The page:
Jorge Taboada

Plaza de la Villa, Sencelles

The project is located in the Plaza de la Vila in the Majorcan municipality of Sencelles, a highly representative space for the town as it concentrates the parish, the Town Hall, the post office and other important premises for day-to-day life in one place of the sencelleres and sencellers.

During the 20th century and the beginning of the 21st this space has been partially used as a parking area. The competition proposed by the City Hall contemplated the need to recover this space for the citizens and to be able to host events such as markets, dances, processions, etc. The important citizen participation has been essential to better understand the needs of the people and offer a more complete and consistent response.

The new public space, surrounded by narrow streets and in the historic center of Sencelles, is a large meeting area for the enjoyment of all citizens. In summer, the new vegetation and pergola areas offer shelter from the high temperatures with large cool shaded areas. In winter, the deciduous vegetation allows the direct entry of the sun, which illuminates and heats the large space.

One of the most important parts of the transformation of the square into a space for the 21st century is to achieve universal accessibility. A new pedestrian ramp connects the different levels of the square, and also allows everyone to access the parish of San Pere, whose origins date back to the year 1236.

The ramp is integrated into a stepped stone grandstand, which looks towards the pergolas and offers seating for the different events that are held in the square.

The design is based on several concepts that allow us to talk about a sustainable project: Reuse, use of local materials and techniques, and passive measures to control temperature and improve comfort.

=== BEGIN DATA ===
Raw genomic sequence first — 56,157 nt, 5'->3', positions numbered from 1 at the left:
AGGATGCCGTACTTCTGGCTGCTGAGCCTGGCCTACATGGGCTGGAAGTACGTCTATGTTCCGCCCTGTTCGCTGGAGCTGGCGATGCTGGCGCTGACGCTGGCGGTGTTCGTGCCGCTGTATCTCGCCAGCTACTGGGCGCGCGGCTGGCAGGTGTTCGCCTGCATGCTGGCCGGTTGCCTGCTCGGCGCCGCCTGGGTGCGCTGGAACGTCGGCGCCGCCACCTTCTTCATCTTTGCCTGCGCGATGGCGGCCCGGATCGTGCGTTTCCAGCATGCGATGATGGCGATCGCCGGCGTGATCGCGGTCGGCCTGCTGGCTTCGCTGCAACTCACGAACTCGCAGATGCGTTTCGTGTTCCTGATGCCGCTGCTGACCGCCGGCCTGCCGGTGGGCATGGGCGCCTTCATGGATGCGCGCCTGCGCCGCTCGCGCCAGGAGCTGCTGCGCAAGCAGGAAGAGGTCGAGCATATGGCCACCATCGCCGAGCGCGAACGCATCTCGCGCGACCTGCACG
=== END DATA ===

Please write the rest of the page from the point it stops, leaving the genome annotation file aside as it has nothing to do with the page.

The reuse and protection of those elements with sentimental value for sencellers. The existing vegetation has been maintained, and part of the old stone paving has been reused. In addition, traditional sculptures and reliefs feature prominently and are framed by the new landscape.

All the materials and plant species that have been introduced are of a local nature, and give their best in the Mediterranean climate. In addition, the island's richness in terms of crafts and construction techniques has been decisive in the construction process, and allows us to speak of a totally local production and a Majorcan character.

A good example of this are the new benches that have been designed for the Plaça and that add notes of color to the whole.



Ayuntamiento de Sencelles


Sencelles, Mallorca, Spain

Building size

5009,8 ft ²


Belén Moneo, Jeff Brock

Architects team

Francisco Blázquez, Federico Pérez

Park on the River Tajo

This sustainable proposal seeks to preserve and revitalize the ecosystem of the River Tajo, recuperating this natural area for the enjoyment of all citizens of Talavera pointing out the possibility this Tajo Natural Park, beginning in Talavera, can grow, adding territories and cities in such a way that, in a few years, we could follow the river from the Guadarrama mountain to its mouth in Lisbon.

The project is understood as a series of interventions, all consisting with this promising idea. The River’s protagonism in the Talavera de la Reina cityscape will be reasserted. It will be made accessible for the enjoyment of all citizens through a series of interventions and activities that bring the natural landscape of the river closer to the city. Finally, this park could become a tourist attraction for Talavera at a national level, as a supra-municipal infrastructure, with economic and social opportunities for the whole city.

The proposed solutions and objectives include sustainable measures to improve water quality, recover the habitats and species of this section of the Tajo River, improve the landscape and enable an increase in the use of the river and its banks in forms commensurate with the conservation of its biodiversity and its landscape. Opening the project to citizen participation should furthermore serve to achieve greater knowledge of the river’s history and evolution.

It is intended that the river be for "all" in the broadest sense; allowing the growth of the vegetation and the complex of habitats specific to the place, sheltering numerous autochthonous species of flora and fauna, improving and recovering the enormously attractive scenic landscapes of the river and its fertile plain, and allowing access by the citizens of and visitors to Talavera to the shores and islands for their use and enjoyment. In short, it is about achieving a Natural and Human River Landscape Park.



Confederación hidrográfica del Tajo y Ayuntamiento de Talavera de la Reina


Talavera de la Reina



Architects team

Irene Alberdi, Mathilde Noirot